Dark Net / Dark Web

rynner2

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Huge raid to shut down 400-plus dark net sites
By Jane Wakefield, Technology reporter

Silk Road 2.0 and 400 other sites believed to be selling illegal items including drugs and weapons have been shut down.
The sites operated on the Tor network - a part of the internet unreachable via traditional search engines.

The joint operation between 16 European countries and the US saw 17 arrests, including Blake Benthall who is said to be behind Silk Road 2.0.
Experts believe the shutdown represents a breakthrough for fighting cybercrime.
Six Britons were also arrested, including a 20-year-old man from Liverpool, a 19-year-old man from New Waltham, a 30 year-old-man from Cleethorpes and a man and woman, both aged 58, from Aberdovey, Wales.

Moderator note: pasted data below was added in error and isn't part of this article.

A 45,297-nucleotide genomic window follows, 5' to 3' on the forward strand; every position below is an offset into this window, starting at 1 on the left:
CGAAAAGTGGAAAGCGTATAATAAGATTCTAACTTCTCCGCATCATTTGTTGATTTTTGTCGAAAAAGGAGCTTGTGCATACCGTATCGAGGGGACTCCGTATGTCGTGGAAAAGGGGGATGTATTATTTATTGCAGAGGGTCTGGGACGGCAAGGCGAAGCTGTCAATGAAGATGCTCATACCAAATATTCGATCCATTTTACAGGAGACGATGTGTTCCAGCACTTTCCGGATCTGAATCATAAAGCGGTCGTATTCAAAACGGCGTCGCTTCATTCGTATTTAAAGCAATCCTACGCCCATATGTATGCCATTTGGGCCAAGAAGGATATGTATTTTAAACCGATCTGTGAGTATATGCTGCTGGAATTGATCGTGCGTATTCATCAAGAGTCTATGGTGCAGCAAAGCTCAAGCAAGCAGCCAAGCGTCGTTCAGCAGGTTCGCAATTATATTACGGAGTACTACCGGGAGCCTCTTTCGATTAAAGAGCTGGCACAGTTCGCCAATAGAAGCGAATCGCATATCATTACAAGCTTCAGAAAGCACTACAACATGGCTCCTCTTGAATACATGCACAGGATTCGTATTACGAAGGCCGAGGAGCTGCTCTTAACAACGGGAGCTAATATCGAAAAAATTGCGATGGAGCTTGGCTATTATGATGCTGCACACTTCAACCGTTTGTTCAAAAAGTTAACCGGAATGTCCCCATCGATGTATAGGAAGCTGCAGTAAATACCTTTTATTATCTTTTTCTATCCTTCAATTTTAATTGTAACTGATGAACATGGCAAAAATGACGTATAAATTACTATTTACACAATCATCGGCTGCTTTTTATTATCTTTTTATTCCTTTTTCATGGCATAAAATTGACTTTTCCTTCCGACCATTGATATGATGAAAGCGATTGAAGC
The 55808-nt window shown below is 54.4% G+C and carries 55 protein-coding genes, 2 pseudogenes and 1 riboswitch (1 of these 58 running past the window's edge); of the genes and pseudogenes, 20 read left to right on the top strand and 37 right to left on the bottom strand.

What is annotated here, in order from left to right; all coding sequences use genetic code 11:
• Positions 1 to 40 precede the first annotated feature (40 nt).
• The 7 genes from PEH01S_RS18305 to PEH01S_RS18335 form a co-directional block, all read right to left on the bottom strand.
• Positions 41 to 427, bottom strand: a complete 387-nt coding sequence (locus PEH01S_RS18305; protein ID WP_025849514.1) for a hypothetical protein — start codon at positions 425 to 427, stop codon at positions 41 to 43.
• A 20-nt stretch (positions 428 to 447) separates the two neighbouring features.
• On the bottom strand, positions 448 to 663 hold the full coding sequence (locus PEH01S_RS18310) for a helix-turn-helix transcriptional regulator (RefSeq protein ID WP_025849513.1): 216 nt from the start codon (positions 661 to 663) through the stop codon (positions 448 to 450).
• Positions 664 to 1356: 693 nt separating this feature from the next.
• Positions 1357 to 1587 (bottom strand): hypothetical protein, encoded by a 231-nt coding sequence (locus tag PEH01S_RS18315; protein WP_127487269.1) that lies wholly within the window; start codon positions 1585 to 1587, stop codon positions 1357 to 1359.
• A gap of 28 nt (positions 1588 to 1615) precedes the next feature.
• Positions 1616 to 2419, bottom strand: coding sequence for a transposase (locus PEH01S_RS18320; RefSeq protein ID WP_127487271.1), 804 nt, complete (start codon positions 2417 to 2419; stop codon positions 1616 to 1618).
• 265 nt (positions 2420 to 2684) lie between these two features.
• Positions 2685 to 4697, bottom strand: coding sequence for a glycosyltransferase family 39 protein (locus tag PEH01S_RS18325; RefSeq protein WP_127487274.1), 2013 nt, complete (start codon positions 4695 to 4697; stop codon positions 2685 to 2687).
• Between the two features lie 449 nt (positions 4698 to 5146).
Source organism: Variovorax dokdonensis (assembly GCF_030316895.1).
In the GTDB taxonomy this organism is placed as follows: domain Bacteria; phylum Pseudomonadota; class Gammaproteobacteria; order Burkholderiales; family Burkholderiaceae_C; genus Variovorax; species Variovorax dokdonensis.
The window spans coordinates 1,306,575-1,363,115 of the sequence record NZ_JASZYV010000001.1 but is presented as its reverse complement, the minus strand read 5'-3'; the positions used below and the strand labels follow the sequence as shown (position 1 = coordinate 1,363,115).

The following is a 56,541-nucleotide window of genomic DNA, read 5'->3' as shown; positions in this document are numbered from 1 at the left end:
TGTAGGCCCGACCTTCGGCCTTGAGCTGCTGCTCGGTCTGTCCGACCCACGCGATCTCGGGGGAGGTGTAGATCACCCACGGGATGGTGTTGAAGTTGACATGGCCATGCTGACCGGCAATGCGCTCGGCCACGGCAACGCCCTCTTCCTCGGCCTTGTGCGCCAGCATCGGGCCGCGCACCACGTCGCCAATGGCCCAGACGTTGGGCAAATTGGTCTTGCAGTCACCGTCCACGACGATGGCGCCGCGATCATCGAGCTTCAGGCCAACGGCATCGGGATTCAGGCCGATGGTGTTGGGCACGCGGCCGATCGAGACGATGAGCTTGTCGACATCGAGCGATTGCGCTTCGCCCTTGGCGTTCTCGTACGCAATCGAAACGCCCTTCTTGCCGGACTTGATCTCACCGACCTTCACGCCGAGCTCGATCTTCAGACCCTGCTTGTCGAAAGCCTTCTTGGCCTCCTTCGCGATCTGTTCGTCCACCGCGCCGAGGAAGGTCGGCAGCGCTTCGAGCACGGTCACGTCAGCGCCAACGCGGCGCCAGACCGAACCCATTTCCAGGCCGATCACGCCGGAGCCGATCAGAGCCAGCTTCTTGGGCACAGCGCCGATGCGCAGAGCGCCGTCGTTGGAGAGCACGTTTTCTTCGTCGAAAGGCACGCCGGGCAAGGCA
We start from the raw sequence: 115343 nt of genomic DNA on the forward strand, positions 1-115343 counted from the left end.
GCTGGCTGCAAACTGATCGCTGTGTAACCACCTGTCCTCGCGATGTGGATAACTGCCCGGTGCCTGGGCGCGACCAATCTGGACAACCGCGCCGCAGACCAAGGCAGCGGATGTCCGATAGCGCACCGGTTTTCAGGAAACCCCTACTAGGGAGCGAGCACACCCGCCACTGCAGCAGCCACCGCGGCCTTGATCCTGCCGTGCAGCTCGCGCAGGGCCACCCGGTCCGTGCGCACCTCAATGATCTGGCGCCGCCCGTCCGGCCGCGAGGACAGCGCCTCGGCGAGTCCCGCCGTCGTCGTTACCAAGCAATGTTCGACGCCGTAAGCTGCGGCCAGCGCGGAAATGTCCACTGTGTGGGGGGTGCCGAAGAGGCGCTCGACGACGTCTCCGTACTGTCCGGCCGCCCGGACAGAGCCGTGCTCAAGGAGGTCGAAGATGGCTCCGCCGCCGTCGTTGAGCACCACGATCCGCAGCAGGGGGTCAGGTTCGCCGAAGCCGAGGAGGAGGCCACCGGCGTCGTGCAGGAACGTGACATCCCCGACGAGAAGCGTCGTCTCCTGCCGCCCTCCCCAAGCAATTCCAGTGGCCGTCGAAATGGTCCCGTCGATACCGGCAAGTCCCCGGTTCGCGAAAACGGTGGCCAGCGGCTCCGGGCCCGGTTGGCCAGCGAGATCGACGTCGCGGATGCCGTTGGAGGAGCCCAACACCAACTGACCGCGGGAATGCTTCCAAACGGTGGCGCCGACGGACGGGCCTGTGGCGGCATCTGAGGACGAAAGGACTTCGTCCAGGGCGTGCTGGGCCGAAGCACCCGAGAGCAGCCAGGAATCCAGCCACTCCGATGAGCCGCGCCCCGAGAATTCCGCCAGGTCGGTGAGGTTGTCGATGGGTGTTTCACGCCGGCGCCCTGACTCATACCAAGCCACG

All were interviewed and bailed according to the National Crime Agency.

Tor, as well as hosting legitimate sites, is home to thousands of illegal marketplaces, trading in drugs, child abuse images as well as sites for extremist groups.

Silk Road 2.0 - which launched in October last year - is one of the most notorious and deals in the buying and selling of illegal drugs.
It was resurrected after the original Silk Road site was shut down and its alleged owner arrested.

The operation also saw the seizure of Bitcoins worth approximately $1m (£632,000).
"Today we have demonstrated that, together, we are able to efficiently remove vital criminal infrastructures that are supporting serious organised crime," said Troels Oerting, head of Europol's European cybercrime centre.